In the first public hearing of FDA on the cannabidiol or the CBD products, mixed opinions and varied perspective on the rules and regulations to be imposed and the approach to manage the products were shared.
The prime objective of the hearing was to notify about the perspective of the Food and Drug Administration as it looked for creating a different course of action to manage CBD. At the moment, it is illegal to use CBD in the food supply or dietary supplement.
Various business owners, researchers, hemp farmers and consumer advocates testified in the hearing, and urged the FDA to develop and establish regulations on the products containing cannabidiol.
One of the opponents Jonathan Miller, general counsel at U.S. Hemp Roundtable, advocated for regulating CBD and legalizing its use in various products. He said that at the moment, there is “an urgent need for an efficient regulatory framework for CBD.” He also claimed that following the approval of 2018 Farm Bill, the Congress also planned for the promotion of CBD products obtained from hemp.
He also suggested help on building a blueprint for regulating the CBD, if the Food and Drug Administration experiences issues on fulfilling the task without any help.
Andrew Kline, director of the public policy of the National Cannabis Industry Association, said “We strongly recommend [that] FDA act quickly to clarify the regulatory environment. Because there are significant confusions in the market, businesses don’t know what is legally permissible and some are making health claims in the absence of clear regulatory guidance.”
“Most significantly, banks and payment processors don’t understand [the regulatory rules] and as a result many CBD companies are at risk of losing financial services,” he added.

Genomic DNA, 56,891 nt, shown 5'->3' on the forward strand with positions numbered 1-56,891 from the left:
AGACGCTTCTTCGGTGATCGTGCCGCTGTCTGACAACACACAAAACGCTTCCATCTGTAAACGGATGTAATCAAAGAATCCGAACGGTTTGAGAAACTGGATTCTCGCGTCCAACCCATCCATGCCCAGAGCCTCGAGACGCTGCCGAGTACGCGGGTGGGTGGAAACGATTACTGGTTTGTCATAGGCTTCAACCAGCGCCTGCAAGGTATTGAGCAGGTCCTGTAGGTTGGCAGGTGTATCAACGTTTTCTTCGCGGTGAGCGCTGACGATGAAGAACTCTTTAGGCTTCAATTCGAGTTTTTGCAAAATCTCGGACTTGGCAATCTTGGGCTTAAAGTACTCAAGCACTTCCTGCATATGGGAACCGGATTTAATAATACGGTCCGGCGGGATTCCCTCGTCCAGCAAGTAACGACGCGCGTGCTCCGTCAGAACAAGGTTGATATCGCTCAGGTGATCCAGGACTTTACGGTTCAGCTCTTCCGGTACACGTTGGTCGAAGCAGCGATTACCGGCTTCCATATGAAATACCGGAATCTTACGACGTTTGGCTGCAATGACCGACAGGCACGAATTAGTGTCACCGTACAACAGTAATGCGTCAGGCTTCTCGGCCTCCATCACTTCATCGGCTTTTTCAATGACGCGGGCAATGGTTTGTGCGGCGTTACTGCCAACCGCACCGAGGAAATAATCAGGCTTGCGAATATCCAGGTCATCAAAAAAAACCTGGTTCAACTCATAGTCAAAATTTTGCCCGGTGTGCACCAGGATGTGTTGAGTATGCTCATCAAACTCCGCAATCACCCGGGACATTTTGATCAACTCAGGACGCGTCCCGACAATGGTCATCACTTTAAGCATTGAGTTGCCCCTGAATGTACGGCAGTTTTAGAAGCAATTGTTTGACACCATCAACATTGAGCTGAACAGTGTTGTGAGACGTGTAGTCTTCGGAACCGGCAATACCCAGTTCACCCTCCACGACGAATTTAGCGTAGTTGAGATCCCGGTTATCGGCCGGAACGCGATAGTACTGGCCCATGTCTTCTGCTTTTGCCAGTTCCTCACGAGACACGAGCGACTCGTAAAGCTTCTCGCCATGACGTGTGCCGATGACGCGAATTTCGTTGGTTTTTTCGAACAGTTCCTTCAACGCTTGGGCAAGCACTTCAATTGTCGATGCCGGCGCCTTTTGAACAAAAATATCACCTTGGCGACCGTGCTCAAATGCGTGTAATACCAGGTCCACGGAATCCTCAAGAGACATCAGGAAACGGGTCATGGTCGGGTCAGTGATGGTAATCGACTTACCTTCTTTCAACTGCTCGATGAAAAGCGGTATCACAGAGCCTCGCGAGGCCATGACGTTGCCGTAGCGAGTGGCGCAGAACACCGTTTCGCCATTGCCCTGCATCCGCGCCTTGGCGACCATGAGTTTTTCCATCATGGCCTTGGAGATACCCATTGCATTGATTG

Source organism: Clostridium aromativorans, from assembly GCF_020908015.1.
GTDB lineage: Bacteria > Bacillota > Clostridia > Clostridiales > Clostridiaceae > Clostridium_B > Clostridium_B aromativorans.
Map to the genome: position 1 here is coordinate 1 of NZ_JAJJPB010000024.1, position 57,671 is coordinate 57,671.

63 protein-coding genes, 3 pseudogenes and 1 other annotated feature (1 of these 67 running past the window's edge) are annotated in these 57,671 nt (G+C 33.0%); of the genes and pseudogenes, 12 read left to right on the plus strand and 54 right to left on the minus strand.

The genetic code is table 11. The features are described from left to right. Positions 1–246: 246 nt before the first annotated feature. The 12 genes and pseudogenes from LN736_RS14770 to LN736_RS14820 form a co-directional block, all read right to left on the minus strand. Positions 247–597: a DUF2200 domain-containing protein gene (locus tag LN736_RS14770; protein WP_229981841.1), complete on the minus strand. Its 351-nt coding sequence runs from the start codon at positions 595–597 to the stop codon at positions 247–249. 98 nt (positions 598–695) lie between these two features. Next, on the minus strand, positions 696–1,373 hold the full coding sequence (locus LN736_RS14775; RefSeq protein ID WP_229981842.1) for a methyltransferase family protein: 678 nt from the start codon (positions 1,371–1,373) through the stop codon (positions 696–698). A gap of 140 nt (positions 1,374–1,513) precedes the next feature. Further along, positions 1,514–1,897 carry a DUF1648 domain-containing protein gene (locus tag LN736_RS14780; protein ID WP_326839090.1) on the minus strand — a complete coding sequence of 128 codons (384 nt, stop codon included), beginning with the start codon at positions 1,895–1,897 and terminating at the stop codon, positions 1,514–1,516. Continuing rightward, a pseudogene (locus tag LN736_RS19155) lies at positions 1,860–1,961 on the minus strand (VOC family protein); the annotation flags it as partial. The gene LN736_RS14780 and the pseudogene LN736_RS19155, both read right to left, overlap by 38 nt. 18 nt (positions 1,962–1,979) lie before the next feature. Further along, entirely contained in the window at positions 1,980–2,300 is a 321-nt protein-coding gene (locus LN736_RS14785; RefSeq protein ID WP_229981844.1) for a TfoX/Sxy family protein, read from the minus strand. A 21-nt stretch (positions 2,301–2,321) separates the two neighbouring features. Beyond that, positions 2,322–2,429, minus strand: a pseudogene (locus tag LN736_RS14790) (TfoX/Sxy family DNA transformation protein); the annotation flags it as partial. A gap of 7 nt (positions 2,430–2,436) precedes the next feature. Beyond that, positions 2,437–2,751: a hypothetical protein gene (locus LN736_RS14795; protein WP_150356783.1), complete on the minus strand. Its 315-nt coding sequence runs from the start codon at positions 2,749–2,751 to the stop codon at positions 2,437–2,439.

NCIA and the others were opposed by the Smart Approaches to Marijuana (SAM) Canada and the Marijuana Victims Alliance. SAM Canada’s Pamela McColl pressed on the fact that marijuana is not only addictive, but also harms the DNA of the user and sometimes, under its influence people hurt themselves.
The Alzheimer’s association and the American Epilepsy Society in the hearing by FDA said that the current research is not enough to verify the claims on how CBD can help in the treatment of Alzheimer, dementia and epilepsy.
In the recent years, there has been an increase in the demand of the CBD products as various industries presses on the fact that the CBD products can be used to reduce anxiety, pain and insomnia and treat conditions from Parkinson’s disease to cancer.
Yasmin Hurd, a psychiatry professor at the Icahn School of Medicine at Mount Sinai in New York said, “It’s a wild West kind of environment right now. I’m inundated every day with patients wanting to know how much CBD they should take, which ones to buy. But we don’t know what’s in the stuff now being sold. . . . We’ve had this explosion without guidance to the public or regulation.”
Following the public hearing, Dr. Amy Abernethy, principal deputy commissioner of FDA, was able to identify the issues that arose during the hearing. According to her series of tweets on the hearing, there is a need “to further clarify the regulatory framework to reduce confusion in the market” and to create and establish the unavailable information on the usage.
A public hearing like this by the FDA on the usage and availability of the CBD products might help the appropriate authorities to come to a proper conclusion.
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